I’ve been thinking a lot lately about that phrase, “It takes a village to raise a child.” Anyone who has children, taught children, or even been around them for any length of time, can probably appreciate the feeling behind it. All the stuff that goes into raising children sure is easier when you can spread that work around. Aside from just the physical needs like food, shelter, healthcare, hygiene, clothing, exercise, etc., children have a whole lot of emotional, spiritual and intellectual needs. They need support, encouragement, discipline, fun, wisdom, education, guidance, moral direction….Stuff. So. Much. Stuff.
So yes, it absolutely takes a village. But what’s that mean, anyway? I don’t live in a village. I live in a city (ok, technically a suburb), and I only know the names of about four of my neighbors (don’t judge). So does that mean we’re out of luck? No village for us, we’re on our own?
My family went on a camping trip recently with three other families, and I realized that no, we’re not out of luck at all. A village isn’t necessarily geographical, it’s a relationship construct. It’s something you create with others, and that has little to do with the neighborhood you call your own. So how did we “build” our “village”?
1. We found people that shared our values
This is incredibly important. If we were going to trust people to help with our children, we needed to make sure they shared our values. Parenting styles vary from family to family, and are truly all over the map. So if we were going to trust people to care for our kids as if our babies were their babies, we needed to be very sure that we liked the way they treated their own kids.
In our case, we are incredibly fortunate to have lots of family that lives nearby, so we have family in our village. We also have great friends, though. Friends that we can trust to care for, discipline and look out for our children when we’re not around. We don’t agree on every single parenting issue – breastmilk or formula, spanking or time-out, co-sleeping or cry-it-out – but we agree on the big things. We believe in respecting others, helping our friends and trusting God. We want our kids to be honest, self-sufficient and responsible. We want them to feel love and acceptance, and to extend that love and acceptance to others.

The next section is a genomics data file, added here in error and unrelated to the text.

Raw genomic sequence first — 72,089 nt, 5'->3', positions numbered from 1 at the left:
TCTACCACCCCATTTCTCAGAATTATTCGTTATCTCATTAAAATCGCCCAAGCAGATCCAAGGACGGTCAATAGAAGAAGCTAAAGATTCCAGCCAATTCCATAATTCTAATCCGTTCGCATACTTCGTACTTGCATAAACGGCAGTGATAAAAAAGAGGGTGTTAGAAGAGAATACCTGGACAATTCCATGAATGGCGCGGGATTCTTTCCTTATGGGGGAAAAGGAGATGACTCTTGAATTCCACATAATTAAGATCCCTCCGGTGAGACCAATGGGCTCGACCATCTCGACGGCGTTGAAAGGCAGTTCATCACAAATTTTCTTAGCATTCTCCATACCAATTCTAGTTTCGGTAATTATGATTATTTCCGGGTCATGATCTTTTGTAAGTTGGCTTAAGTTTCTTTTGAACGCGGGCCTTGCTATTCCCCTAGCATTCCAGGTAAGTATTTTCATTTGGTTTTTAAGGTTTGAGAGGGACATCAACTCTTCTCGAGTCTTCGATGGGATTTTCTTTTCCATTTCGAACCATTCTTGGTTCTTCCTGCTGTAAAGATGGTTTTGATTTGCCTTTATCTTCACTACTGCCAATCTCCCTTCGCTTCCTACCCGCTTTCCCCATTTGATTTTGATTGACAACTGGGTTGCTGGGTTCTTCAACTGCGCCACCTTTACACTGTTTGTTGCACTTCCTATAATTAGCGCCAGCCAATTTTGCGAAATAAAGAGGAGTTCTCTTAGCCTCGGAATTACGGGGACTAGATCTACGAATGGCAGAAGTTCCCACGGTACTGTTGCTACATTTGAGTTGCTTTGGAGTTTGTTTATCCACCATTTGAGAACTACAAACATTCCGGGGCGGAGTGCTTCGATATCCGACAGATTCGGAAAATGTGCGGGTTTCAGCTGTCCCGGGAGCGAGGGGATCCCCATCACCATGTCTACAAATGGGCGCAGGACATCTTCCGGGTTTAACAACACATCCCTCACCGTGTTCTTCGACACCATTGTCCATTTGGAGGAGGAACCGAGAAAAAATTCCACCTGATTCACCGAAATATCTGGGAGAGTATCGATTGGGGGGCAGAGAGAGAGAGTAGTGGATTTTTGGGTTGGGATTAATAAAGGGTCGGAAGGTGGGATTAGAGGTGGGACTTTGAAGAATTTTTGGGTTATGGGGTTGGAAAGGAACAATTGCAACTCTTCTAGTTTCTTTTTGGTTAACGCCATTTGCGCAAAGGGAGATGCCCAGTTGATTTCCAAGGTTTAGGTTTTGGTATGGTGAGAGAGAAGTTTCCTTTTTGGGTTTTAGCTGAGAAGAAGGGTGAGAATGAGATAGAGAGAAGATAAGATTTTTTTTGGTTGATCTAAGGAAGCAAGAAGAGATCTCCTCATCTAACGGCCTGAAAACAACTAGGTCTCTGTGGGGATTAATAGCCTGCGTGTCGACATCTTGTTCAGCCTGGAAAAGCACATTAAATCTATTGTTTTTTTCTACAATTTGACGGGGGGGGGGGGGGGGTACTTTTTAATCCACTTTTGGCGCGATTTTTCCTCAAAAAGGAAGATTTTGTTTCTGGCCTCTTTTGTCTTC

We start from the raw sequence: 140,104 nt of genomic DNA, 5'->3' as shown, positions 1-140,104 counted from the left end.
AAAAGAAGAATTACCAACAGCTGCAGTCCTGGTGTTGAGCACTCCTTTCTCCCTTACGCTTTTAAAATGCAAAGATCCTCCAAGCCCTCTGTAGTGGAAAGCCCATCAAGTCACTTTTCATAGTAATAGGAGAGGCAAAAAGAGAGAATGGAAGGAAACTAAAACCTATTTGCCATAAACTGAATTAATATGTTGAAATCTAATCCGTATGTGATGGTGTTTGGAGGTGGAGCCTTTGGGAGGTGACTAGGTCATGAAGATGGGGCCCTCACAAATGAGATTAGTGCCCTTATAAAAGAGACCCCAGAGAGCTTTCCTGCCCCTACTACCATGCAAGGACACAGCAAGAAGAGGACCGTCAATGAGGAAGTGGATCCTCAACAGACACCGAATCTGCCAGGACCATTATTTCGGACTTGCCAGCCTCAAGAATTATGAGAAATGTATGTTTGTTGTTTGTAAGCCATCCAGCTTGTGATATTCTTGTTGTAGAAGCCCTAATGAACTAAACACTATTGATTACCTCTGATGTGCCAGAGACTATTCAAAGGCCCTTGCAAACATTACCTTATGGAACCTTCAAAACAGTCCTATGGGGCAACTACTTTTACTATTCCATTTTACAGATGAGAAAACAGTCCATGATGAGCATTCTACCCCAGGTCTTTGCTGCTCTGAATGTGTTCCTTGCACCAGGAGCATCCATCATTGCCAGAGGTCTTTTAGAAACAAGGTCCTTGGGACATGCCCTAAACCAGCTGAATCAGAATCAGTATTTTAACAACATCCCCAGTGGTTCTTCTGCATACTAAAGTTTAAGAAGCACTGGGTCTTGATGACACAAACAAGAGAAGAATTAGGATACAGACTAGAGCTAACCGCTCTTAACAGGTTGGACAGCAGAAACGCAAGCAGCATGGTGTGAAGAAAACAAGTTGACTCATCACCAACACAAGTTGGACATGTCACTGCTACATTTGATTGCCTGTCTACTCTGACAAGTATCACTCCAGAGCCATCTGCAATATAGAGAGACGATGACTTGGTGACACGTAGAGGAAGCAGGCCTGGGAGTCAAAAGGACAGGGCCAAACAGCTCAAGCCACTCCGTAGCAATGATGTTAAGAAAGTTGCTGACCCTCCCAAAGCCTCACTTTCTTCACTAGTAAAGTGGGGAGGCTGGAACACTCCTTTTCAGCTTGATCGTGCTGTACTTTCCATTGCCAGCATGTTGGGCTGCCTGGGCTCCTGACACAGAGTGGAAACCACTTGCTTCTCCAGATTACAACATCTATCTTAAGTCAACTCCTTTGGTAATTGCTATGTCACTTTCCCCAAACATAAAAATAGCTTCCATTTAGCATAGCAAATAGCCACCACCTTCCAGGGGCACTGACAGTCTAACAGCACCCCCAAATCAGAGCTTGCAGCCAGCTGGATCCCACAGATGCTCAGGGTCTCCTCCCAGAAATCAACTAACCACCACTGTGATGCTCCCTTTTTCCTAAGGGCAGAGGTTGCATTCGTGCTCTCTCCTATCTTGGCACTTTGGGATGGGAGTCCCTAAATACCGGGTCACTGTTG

2. We invested in those people
If we wanted to truly know people in a way that would allow us to trust our kids to them, we had to invest in their lives. We needed to know their “crazy,” as my sister-in-law puts it. Not only know it, we needed to walk it with them, support them through it, and trust our own “crazy” to them in return. We had to give, serve and help, and accept those things from others when they were offered.
3. We trusted them
This is a tough one, especially if you’re talking friends instead of family. Although in some cases, it may be just as hard for family. However, by spending the time and effort on the first two points, the trust wasn’t hard at all. My kids have gotten to know our village so well, and trust them so much, that they accept the praise, correction and affection from them as if it was coming from me or Aaron.
While camping, my four year old had no problem asking my sister to take her to the bathroom. I used my shirt to wipe my friends’ daughter’s nose (don’t act like you’ve never done it before). My brother-in-law made sure my son got his dinner, and any of the kids would stop running towards the lake when any adult yelled.
It can be hard work to build a village. It requires a commitment of time, effort and emotion that can be exhausting sometimes, especially in these days of so many pulls on our time and energy. However, the rewards, when you get it right, make it all worth it. That camping trip didn’t include all of our village, but it was a wonderful picture of what one looks like. Not everyone agreed on everything, but we all agreed on the most important things – keep the kids alive and have fun doing it.